Getting Muddle out of hibernation

It doesn't take Muddle long to start plodding around
It doesn’t take Muddle long to start plodding around (Photo: Bruce Smeath)

From about the beginning of December to the February half-term Muddle lives in a box in the loft. This is because, as a Greek spur-thighed tortoise, he needs to hibernate for 8-10 weeks during the worst of winter. I know what you’re thinking: I wish I could hibernate for 8-10 weeks during the worst of winter.

But then you’d miss Christmas, so you wouldn’t really want that. Or maybe you would.

Getting a tortoise out of hibernation can be a concern. Tortoises can die in hibernation from either running out of energy reserves, or of dehydration. They can also freeze to death. But at the start of half-term, I was heartened to hear Muddle scratching the sides of his box, so I was confident things were okay. If you’re wondering how I could have heard him from downstairs, my drum kit is in the loft so I wasn’t that far away from him. And it’s an electronic kit, so don’t think I disturbed his slumber.

I retrieve his box and there he is, head half-poking out of his shell, looking like a bleary-eyed teenager. Which is exactly what he is. I carry the box down to the landing and lift him out carefully. He needs sunshine to warm up properly, but I can’t offer him any today. Nevertheless, it doesn’t take him long to start plodding around. My son and I take some photos to preserve the moment for posterity (see main photo).

I pick him up, carry him downstairs and put him on the floor of the utility room. He considers his options. For about 15 minutes. Then he sets off. This early after coming out of hibernation Muddle doesn’t move fast. You may say he never moves fast, he’s a tortoise. Clearly you have never seen a tortoise in the sunshine after a smorgasbord of broccoli leaves, strawberries, tomatoes and blueberries. I’m not saying he can outrun the cat, mind.

At the moment, though, he’s just taking things easy. I offer him a piece of tomato. He starts to munch. This is fairly unusual. In previous years he hasn’t eaten anything until a couple of weeks after coming out of hibernation. But after a few bites of the tomato he turns away to gaze at the box containing the carpet cleaner for 10 minutes. He’d be so excellent at staring contests. To be fair, the cleaner wasn’t there when he went into hibernation, so he is entitled to take his time checking it out.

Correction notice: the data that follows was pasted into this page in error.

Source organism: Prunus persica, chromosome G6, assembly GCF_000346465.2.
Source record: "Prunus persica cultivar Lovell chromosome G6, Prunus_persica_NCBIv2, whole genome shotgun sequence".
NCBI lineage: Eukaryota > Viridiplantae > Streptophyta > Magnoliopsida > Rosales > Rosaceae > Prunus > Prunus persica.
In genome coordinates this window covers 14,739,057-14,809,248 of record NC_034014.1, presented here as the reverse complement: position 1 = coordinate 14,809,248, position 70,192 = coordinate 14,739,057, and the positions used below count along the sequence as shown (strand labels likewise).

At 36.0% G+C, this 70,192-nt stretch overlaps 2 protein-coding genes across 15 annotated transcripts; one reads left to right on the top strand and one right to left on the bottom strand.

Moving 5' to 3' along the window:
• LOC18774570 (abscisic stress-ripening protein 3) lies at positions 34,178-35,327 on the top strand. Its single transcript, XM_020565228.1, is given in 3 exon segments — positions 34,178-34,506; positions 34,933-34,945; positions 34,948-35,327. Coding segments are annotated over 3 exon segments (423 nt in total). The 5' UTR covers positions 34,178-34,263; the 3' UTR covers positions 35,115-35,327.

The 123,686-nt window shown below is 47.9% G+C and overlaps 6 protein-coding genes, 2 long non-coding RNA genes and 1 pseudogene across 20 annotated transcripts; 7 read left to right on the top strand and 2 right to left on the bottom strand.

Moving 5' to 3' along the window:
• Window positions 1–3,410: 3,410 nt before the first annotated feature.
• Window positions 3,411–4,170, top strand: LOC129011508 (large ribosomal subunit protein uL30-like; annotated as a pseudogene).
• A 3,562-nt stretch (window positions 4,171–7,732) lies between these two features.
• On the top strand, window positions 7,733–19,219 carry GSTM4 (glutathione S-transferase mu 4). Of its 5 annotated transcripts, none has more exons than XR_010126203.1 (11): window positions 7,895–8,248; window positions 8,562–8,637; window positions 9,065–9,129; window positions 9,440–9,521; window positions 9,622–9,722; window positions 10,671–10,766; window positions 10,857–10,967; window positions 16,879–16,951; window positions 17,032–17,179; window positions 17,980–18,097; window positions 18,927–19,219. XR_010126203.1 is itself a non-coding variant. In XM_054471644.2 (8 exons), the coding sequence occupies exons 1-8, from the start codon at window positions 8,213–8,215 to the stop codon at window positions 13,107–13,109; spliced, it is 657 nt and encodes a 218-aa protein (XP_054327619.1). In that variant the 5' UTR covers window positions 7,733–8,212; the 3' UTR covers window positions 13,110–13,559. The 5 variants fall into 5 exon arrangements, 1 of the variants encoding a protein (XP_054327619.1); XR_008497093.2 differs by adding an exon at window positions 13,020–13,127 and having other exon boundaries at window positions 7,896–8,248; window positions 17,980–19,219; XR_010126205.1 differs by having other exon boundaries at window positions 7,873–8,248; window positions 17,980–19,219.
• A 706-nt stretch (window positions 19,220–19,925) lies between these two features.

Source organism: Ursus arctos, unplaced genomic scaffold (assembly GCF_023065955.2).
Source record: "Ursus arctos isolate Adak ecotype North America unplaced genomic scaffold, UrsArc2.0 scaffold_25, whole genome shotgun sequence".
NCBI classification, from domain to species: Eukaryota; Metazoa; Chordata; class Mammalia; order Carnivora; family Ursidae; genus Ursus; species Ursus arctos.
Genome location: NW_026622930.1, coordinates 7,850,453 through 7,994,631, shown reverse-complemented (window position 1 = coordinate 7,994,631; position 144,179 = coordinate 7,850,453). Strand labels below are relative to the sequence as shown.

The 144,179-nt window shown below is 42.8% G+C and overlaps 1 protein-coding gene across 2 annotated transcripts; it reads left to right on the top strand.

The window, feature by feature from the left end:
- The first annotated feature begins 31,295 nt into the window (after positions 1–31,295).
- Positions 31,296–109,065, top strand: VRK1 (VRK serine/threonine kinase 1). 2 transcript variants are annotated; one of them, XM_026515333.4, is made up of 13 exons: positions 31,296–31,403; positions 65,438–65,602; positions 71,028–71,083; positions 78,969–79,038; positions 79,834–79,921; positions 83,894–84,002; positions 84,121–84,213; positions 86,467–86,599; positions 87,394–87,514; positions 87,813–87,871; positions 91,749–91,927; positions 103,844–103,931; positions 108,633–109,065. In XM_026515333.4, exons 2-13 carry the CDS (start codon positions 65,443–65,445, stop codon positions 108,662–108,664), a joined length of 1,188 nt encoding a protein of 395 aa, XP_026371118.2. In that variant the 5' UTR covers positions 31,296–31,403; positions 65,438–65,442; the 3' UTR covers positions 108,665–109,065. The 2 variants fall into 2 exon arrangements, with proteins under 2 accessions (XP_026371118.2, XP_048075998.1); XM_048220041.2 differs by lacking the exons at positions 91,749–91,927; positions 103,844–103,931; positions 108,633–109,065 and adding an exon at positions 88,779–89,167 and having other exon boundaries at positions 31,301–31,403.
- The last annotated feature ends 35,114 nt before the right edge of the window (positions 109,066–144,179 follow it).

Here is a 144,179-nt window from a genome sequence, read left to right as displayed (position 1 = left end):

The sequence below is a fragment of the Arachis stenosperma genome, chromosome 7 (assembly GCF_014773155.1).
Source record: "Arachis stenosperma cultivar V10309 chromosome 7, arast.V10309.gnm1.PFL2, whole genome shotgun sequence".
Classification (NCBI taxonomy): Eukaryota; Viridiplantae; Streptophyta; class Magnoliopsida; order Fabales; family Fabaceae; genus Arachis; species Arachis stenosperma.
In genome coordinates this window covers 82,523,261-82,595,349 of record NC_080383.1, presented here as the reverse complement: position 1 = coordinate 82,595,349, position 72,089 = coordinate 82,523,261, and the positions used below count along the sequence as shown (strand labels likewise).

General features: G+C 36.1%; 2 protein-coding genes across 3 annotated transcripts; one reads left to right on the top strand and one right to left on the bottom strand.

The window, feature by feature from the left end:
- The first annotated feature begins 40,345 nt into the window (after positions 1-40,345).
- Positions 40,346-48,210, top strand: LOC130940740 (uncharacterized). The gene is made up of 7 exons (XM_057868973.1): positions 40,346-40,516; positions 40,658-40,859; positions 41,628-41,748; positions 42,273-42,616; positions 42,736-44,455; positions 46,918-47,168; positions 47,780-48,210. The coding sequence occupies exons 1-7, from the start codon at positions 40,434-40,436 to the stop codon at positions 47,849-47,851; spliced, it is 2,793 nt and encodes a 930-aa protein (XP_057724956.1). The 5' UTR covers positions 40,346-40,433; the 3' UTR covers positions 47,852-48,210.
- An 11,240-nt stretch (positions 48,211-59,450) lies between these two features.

He moves into the kitchen. He’s not a big fan of the wooden floor we put down a couple of years ago. There’s nothing to grip, so sometimes his legs just splay out in front of him. It’s undignified but Muddle is never embarrassed. Thus, progress around the kitchen is more cumbersome than usual, particularly as this is his first perambulation of 2021. He heads into the lounge, which is carpeted, so his progress is more confident. In the coming weeks, as the weather warms and he wakes up properly, we will endeavour to prevent him going into the lounge because you don’t want him doing his business on the carpet, if you catch my drift.

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He noses around for about 45 minutes making his way sedately to the TV. Not because he wanted to watch the snooker, but because behind the TV is a cosy place for hunkering down. And hunker down he does. For the next few days. But sunshine and relatively mild temperatures are forecast for the weekend, so there’s a good chance he might venture outside. Muddle’s shell is like a solar panel. Once those rays get on it and warm him up, he will be stomping around everywhere. But we’re a little way off that yet.

It’s now Saturday morning and the weather is already up to 11 degrees. This appears to be warm enough for Muddle to emerge from behind the TV, batter his way past two boxes of tissues, and stare at me with an expression that I imagine says, “Okay, what you got for me?”

Muddle munching
Muddle munching (Photo: Bruce Smeath)

I pick him up and take him into the kitchen. Sunshine is streaming in and I put him in it. Then I give him some lettuce, more tomato, and some blueberries. I leave Muddle to munch.

I check on him about 15 minutes later. The lettuce has entirely gone and he’s taken a few bites of the tomato. I feed him a blueberry, which he devours. If you’ve never seen a tortoise devour a blueberry, take it from me, it’s a delight.

I watch Muddle for a little while longer and come to the happy conclusion that this has been an unremarkable yet successful emergence from hibernation.

Which is, of course, the best kind of emergence from hibernation there can be.

Muddle in his favourite place to sleep during the summer.
Muddle in his favourite place to sleep during the summer (Photo: Bruce Smeath)
Muddle in his second favourite place to sleep during the summer.
Muddle in his second favourite place to sleep during the summer (Photo: Bruce Smeath)

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